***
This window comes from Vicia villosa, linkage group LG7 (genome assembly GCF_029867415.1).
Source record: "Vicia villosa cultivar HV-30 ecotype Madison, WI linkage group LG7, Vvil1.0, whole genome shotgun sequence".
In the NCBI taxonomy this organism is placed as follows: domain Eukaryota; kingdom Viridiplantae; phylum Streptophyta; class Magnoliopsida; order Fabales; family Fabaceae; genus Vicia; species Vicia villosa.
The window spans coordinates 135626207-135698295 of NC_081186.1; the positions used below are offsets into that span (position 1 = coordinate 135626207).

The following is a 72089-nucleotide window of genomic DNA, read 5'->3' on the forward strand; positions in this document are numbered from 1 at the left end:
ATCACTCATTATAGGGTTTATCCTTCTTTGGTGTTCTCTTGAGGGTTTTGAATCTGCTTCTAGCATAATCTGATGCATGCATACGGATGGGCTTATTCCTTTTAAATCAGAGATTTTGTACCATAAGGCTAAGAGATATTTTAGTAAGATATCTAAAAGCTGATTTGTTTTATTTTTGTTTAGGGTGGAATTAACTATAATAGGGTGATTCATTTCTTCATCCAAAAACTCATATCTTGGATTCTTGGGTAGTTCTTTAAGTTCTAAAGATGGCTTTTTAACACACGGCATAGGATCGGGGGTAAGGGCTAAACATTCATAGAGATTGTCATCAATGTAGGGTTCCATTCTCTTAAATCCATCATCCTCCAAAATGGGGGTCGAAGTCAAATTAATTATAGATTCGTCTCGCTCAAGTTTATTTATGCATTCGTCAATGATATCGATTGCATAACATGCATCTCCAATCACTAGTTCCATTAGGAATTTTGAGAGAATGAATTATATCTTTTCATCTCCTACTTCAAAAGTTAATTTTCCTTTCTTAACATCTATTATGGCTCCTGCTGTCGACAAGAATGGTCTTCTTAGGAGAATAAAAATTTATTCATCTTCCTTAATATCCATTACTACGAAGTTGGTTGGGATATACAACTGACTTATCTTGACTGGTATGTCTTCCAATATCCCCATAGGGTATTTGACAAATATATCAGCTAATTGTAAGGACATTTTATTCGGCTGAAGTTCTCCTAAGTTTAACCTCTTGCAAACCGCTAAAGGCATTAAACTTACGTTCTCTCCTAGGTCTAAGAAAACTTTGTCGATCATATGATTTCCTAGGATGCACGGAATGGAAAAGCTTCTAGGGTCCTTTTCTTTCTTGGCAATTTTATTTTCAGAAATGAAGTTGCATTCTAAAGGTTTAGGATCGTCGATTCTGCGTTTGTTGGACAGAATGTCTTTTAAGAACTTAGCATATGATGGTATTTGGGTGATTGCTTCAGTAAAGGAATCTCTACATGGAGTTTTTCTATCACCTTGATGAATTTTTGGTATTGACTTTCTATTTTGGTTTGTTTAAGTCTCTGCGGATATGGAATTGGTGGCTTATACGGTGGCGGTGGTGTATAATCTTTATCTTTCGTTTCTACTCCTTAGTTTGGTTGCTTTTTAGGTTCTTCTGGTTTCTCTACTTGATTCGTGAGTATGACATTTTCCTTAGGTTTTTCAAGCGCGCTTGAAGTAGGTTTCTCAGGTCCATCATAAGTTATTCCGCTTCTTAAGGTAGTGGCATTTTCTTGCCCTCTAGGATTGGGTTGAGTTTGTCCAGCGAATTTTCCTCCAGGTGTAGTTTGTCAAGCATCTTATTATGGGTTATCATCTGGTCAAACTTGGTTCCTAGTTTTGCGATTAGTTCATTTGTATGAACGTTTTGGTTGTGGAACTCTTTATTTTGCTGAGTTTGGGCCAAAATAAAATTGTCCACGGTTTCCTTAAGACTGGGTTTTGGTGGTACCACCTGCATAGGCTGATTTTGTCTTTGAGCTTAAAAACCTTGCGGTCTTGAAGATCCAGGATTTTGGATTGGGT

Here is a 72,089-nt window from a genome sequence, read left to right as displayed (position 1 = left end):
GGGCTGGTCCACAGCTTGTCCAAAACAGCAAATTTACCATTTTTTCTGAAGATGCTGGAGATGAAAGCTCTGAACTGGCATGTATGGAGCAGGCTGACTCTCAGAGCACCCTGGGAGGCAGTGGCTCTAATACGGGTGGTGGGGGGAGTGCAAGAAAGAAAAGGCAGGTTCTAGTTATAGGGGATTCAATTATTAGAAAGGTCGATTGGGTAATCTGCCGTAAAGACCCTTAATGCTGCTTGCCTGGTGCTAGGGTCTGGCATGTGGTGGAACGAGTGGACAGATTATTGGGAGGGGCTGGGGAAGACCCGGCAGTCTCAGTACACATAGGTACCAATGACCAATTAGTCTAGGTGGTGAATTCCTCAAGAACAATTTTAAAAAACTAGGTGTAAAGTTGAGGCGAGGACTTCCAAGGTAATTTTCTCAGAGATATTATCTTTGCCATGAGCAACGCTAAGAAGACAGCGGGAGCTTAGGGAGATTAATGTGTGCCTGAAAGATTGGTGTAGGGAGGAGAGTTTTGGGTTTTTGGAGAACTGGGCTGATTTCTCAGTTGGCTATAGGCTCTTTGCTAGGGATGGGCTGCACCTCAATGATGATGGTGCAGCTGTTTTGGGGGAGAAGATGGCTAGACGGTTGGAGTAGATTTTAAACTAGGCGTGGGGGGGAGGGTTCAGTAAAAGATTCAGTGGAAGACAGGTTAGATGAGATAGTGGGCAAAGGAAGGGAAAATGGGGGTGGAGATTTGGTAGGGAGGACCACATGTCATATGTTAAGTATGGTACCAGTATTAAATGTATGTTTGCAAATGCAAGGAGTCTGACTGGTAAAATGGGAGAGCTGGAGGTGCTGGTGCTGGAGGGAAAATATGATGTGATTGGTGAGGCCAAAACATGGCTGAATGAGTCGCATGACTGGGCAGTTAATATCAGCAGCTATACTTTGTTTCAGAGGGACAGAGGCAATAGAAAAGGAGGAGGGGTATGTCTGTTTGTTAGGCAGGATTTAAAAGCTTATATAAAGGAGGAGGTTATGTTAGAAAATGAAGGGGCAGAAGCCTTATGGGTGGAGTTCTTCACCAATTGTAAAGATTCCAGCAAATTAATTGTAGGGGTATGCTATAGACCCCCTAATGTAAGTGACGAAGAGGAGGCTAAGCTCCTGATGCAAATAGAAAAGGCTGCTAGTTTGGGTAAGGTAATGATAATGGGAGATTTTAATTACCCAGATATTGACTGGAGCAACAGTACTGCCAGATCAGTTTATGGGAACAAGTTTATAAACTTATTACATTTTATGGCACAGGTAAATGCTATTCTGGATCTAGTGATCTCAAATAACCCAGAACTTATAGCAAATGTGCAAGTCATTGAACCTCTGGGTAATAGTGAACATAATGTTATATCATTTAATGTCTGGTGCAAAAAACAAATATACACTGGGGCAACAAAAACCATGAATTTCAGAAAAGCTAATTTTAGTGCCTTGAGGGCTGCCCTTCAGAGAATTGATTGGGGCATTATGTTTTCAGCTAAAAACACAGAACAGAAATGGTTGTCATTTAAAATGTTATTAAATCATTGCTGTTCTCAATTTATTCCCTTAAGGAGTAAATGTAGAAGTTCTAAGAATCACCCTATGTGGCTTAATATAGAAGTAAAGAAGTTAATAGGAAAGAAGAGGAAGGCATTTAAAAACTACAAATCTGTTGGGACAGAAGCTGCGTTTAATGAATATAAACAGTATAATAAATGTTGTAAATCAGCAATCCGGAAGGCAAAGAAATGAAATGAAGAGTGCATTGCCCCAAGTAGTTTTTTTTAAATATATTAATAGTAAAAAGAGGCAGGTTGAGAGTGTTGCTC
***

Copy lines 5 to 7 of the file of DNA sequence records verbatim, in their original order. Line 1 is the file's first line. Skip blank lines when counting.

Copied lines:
The following is a 72089-nucleotide window of genomic DNA, read 5'->3' on the forward strand; positions in this document are numbered from 1 at the left end:
ATCACTCATTATAGGGTTTATCCTTCTTTGGTGTTCTCTTGAGGGTTTTGAATCTGCTTCTAGCATAATCTGATGCATGCATACGGATGGGCTTATTCCTTTTAAATCAGAGATTTTGTACCATAAGGCTAAGAGATATTTTAGTAAGATATCTAAAAGCTGATTTGTTTTATTTTTGTTTAGGGTGGAATTAACTATAATAGGGTGATTCATTTCTTCATCCAAAAACTCATATCTTGGATTCTTGGGTAGTTCTTTAAGTTCTAAAGATGGCTTTTTAACACACGGCATAGGATCGGGGGTAAGGGCTAAACATTCATAGAGATTGTCATCAATGTAGGGTTCCATTCTCTTAAATCCATCATCCTCCAAAATGGGGGTCGAAGTCAAATTAATTATAGATTCGTCTCGCTCAAGTTTATTTATGCATTCGTCAATGATATCGATTGCATAACATGCATCTCCAATCACTAGTTCCATTAGGAATTTTGAGAGAATGAATTATATCTTTTCATCTCCTACTTCAAAAGTTAATTTTCCTTTCTTAACATCTATTATGGCTCCTGCTGTCGACAAGAATGGTCTTCTTAGGAGAATAAAAATTTATTCATCTTCCTTAATATCCATTACTACGAAGTTGGTTGGGATATACAACTGACTTATCTTGACTGGTATGTCTTCCAATATCCCCATAGGGTATTTGACAAATATATCAGCTAATTGTAAGGACATTTTATTCGGCTGAAGTTCTCCTAAGTTTAACCTCTTGCAAACCGCTAAAGGCATTAAACTTACGTTCTCTCCTAGGTCTAAGAAAACTTTGTCGATCATATGATTTCCTAGGATGCACGGAATGGAAAAGCTTCTAGGGTCCTTTTCTTTCTTGGCAATTTTATTTTCAGAAATGAAGTTGCATTCTAAAGGTTTAGGATCGTCGATTCTGCGTTTGTTGGACAGAATGTCTTTTAAGAACTTAGCATATGATGGTATTTGGGTGATTGCTTCAGTAAAGGAATCTCTACATGGAGTTTTTCTATCACCTTGATGAATTTTTGGTATTGACTTTCTATTTTGGTTTGTTTAAGTCTCTGCGGATATGGAATTGGTGGCTTATACGGTGGCGGTGGTGTATAATCTTTATCTTTCGTTTCTACTCCTTAGTTTGGTTGCTTTTTAGGTTCTTCTGGTTTCTCTACTTGATTCGTGAGTATGACATTTTCCTTAGGTTTTTCAAGCGCGCTTGAAGTAGGTTTCTCAGGTCCATCATAAGTTATTCCGCTTCTTAAGGTAGTGGCATTTTCTTGCCCTCTAGGATTGGGTTGAGTTTGTCCAGCGAATTTTCCTCCAGGTGTAGTTTGTCAAGCATCTTATTATGGGTTATCATCTGGTCAAACTTGGTTCCTAGTTTTGCGATTAGTTCATTTGTATGAACGTTTTGGTTGTGGAACTCTTTATTTTGCTGAGTTTGGGCCAAAATAAAATTGTCCACGGTTTCCTTAAGACTGGGTTTTGGTGGTACCACCTGCATAGGCTGATTTTGTCTTTGAGCTTAAAAACCTTGCGGTCTTGAAGATCCAGGATTTTGGATTGGGT

Here is a 72,089-nt window from a genome sequence, read left to right as displayed (position 1 = left end):